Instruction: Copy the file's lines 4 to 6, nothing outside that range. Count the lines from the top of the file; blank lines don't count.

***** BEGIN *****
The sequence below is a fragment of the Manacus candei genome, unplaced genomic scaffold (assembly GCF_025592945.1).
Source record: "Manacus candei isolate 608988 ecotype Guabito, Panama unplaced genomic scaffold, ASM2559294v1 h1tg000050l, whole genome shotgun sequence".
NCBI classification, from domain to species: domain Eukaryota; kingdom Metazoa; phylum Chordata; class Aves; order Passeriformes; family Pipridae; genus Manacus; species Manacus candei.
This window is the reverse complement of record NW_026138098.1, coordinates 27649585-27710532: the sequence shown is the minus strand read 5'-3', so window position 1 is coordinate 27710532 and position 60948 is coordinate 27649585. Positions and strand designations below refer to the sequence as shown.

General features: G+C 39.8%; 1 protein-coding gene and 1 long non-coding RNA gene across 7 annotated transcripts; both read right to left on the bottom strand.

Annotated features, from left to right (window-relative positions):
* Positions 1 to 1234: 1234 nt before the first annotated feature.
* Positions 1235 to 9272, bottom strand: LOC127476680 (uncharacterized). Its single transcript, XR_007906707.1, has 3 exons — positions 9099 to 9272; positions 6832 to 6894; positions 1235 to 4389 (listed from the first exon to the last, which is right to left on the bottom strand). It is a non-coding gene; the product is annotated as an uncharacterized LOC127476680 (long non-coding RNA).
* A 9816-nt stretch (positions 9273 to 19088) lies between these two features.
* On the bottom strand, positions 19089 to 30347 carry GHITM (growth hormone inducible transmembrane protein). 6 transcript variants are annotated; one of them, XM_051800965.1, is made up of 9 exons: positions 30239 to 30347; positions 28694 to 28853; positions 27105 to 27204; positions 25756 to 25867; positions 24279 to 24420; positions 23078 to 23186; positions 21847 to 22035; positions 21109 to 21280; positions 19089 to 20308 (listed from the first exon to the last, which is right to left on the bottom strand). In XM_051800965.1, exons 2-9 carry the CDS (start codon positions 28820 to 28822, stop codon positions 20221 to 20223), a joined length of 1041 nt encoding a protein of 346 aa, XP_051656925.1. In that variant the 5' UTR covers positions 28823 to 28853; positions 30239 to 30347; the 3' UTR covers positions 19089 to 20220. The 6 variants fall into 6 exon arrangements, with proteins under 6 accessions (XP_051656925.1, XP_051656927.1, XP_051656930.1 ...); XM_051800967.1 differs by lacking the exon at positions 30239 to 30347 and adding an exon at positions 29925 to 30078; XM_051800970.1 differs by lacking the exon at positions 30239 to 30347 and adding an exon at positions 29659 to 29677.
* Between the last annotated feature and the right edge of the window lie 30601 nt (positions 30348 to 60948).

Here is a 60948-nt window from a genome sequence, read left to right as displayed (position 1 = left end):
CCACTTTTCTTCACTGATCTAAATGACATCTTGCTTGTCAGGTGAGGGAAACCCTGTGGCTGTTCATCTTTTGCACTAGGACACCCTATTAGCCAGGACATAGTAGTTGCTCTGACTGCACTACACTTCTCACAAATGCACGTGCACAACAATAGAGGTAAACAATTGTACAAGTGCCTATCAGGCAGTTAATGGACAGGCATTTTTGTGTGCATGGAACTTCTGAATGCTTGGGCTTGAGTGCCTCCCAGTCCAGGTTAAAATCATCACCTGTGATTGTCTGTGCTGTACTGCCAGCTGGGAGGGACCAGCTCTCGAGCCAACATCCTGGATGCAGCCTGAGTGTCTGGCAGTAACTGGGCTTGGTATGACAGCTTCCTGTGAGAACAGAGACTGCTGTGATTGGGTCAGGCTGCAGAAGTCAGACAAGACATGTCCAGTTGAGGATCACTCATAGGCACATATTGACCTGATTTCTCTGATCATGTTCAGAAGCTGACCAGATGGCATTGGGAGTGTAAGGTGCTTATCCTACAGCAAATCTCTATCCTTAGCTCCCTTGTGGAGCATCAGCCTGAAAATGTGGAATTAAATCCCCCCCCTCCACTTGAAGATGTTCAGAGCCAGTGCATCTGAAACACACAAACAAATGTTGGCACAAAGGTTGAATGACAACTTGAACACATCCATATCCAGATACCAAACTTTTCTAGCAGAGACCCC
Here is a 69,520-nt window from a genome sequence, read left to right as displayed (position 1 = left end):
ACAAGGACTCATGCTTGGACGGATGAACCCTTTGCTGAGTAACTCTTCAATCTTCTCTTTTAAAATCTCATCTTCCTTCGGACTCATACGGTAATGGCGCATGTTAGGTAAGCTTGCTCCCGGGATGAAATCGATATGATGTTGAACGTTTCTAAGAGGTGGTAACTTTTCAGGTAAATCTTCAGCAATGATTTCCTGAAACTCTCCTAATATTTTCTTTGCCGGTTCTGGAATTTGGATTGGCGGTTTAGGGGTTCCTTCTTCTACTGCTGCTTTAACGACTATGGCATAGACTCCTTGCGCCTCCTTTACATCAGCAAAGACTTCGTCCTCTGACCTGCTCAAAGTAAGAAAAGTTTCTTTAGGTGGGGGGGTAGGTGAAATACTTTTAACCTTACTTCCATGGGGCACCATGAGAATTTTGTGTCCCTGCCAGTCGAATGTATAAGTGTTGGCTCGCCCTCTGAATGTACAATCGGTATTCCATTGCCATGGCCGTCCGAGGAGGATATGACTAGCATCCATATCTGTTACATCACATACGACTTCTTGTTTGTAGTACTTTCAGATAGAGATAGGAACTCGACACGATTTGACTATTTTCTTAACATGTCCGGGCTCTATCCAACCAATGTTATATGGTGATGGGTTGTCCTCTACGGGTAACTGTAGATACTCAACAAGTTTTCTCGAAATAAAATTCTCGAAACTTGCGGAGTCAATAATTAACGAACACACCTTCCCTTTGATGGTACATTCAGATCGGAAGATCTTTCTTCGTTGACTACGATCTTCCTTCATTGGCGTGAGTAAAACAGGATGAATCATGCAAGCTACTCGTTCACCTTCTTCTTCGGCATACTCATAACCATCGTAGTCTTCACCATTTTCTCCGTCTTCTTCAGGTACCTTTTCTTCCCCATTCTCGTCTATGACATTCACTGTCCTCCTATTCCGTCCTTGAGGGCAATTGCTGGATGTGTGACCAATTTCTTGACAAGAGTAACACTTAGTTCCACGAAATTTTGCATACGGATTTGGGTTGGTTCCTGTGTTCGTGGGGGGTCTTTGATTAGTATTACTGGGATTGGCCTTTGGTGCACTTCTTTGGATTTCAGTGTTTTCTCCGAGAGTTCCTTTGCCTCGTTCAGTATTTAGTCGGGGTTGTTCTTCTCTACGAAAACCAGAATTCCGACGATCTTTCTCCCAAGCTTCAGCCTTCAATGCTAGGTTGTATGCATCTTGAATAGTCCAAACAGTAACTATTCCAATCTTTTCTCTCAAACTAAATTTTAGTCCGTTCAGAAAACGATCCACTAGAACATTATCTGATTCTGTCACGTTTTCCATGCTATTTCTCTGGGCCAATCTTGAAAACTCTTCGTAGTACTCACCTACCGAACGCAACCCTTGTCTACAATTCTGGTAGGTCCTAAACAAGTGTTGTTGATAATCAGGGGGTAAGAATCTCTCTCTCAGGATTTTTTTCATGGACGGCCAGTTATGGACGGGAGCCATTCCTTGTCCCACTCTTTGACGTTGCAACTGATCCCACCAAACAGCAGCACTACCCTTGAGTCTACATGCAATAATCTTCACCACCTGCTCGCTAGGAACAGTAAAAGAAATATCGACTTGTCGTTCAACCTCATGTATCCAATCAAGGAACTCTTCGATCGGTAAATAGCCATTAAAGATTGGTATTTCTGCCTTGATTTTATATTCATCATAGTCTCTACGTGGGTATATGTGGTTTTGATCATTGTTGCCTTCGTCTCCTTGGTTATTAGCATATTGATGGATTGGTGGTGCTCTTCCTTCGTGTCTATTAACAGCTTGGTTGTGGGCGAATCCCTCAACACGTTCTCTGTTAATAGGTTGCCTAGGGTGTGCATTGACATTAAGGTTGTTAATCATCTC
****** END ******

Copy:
This window is the reverse complement of record NW_026138098.1, coordinates 27649585-27710532: the sequence shown is the minus strand read 5'-3', so window position 1 is coordinate 27710532 and position 60948 is coordinate 27649585. Positions and strand designations below refer to the sequence as shown.

General features: G+C 39.8%; 1 protein-coding gene and 1 long non-coding RNA gene across 7 annotated transcripts; both read right to left on the bottom strand.

Annotated features, from left to right (window-relative positions):